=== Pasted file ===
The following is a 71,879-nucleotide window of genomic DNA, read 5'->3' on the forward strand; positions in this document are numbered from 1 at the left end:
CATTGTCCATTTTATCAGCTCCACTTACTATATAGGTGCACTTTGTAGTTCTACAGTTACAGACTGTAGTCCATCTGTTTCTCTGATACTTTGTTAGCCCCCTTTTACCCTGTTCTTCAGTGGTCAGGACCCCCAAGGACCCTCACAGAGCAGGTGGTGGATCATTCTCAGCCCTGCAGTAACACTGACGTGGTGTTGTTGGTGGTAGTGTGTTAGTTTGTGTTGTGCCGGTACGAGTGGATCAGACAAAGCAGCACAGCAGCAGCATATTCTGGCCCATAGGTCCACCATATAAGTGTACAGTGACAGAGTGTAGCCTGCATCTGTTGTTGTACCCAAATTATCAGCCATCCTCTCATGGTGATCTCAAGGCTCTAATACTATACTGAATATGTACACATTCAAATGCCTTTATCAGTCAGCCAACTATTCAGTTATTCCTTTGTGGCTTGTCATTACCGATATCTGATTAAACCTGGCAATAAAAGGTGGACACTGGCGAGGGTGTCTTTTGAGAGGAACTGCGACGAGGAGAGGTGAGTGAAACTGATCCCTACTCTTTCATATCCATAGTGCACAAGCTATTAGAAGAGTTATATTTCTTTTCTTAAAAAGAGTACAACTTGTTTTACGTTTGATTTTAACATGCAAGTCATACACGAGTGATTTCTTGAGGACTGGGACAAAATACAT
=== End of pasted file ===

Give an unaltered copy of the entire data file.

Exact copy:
The following is a 71,879-nucleotide window of genomic DNA, read 5'->3' on the forward strand; positions in this document are numbered from 1 at the left end:
CATTGTCCATTTTATCAGCTCCACTTACTATATAGGTGCACTTTGTAGTTCTACAGTTACAGACTGTAGTCCATCTGTTTCTCTGATACTTTGTTAGCCCCCTTTTACCCTGTTCTTCAGTGGTCAGGACCCCCAAGGACCCTCACAGAGCAGGTGGTGGATCATTCTCAGCCCTGCAGTAACACTGACGTGGTGTTGTTGGTGGTAGTGTGTTAGTTTGTGTTGTGCCGGTACGAGTGGATCAGACAAAGCAGCACAGCAGCAGCATATTCTGGCCCATAGGTCCACCATATAAGTGTACAGTGACAGAGTGTAGCCTGCATCTGTTGTTGTACCCAAATTATCAGCCATCCTCTCATGGTGATCTCAAGGCTCTAATACTATACTGAATATGTACACATTCAAATGCCTTTATCAGTCAGCCAACTATTCAGTTATTCCTTTGTGGCTTGTCATTACCGATATCTGATTAAACCTGGCAATAAAAGGTGGACACTGGCGAGGGTGTCTTTTGAGAGGAACTGCGACGAGGAGAGGTGAGTGAAACTGATCCCTACTCTTTCATATCCATAGTGCACAAGCTATTAGAAGAGTTATATTTCTTTTCTTAAAAAGAGTACAACTTGTTTTACGTTTGATTTTAACATGCAAGTCATACACGAGTGATTTCTTGAGGACTGGGACAAAATACAT